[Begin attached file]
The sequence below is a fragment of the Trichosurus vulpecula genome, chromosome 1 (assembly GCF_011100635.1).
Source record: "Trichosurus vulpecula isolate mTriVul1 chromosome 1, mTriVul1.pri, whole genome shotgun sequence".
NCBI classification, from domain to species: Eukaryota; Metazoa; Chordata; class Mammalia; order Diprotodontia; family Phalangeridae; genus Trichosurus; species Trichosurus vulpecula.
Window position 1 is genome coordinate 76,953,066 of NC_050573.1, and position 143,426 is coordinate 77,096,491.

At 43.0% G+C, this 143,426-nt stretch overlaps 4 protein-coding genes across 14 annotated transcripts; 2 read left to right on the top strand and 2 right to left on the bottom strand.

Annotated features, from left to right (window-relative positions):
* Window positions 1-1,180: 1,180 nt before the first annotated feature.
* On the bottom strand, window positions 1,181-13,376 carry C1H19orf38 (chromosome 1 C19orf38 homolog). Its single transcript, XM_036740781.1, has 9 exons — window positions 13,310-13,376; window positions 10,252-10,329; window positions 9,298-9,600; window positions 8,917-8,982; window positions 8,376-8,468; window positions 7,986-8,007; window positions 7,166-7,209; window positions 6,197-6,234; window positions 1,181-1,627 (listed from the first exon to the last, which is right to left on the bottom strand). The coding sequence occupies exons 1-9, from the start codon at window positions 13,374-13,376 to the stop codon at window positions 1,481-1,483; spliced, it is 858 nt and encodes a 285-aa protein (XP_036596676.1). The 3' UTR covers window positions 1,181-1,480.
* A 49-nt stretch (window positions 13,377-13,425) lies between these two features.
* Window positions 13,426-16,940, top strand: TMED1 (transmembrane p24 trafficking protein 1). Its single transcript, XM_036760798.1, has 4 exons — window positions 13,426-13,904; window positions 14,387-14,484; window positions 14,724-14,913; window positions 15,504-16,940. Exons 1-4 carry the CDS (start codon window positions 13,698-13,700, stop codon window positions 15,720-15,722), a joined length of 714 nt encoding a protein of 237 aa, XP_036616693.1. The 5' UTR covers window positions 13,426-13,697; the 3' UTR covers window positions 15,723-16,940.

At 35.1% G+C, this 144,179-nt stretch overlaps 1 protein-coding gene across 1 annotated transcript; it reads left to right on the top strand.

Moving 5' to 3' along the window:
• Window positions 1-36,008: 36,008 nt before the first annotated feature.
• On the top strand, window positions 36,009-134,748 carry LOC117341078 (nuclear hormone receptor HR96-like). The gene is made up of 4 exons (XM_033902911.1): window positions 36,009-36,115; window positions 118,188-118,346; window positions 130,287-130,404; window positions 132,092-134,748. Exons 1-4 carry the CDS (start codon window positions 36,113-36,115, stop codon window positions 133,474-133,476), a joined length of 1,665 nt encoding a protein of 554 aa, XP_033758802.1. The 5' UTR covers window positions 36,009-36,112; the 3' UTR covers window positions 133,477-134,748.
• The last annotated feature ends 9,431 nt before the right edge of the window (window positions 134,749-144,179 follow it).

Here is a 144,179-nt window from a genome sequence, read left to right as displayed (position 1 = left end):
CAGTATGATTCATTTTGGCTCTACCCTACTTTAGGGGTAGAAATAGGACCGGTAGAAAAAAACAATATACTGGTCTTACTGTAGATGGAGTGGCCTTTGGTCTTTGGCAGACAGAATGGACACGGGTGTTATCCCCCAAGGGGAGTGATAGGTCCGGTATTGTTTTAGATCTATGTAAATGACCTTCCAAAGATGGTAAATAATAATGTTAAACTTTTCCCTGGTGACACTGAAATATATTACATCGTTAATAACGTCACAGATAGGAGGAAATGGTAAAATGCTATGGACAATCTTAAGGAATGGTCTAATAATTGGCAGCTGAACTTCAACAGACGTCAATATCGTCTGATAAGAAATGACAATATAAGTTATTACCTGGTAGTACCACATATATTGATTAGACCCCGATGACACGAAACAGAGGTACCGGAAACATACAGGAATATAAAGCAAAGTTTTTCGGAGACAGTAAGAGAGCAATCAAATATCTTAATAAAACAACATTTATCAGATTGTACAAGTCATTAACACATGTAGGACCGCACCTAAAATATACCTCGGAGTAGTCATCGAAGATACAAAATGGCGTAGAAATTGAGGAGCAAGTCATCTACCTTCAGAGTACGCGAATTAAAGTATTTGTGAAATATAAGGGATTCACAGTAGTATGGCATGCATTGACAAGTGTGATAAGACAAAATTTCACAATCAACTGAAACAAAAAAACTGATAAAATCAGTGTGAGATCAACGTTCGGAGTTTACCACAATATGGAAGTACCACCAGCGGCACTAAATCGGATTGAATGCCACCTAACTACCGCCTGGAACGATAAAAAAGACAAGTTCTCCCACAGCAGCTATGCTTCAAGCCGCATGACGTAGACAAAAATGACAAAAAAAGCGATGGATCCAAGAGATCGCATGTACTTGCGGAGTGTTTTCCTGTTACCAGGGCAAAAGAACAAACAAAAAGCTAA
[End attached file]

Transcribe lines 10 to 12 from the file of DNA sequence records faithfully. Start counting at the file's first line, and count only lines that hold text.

* Window positions 13,426-16,940, top strand: TMED1 (transmembrane p24 trafficking protein 1). Its single transcript, XM_036760798.1, has 4 exons — window positions 13,426-13,904; window positions 14,387-14,484; window positions 14,724-14,913; window positions 15,504-16,940. Exons 1-4 carry the CDS (start codon window positions 13,698-13,700, stop codon window positions 15,720-15,722), a joined length of 714 nt encoding a protein of 237 aa, XP_036616693.1. The 5' UTR covers window positions 13,426-13,697; the 3' UTR covers window positions 15,723-16,940.

At 35.1% G+C, this 144,179-nt stretch overlaps 1 protein-coding gene across 1 annotated transcript; it reads left to right on the top strand.

Moving 5' to 3' along the window: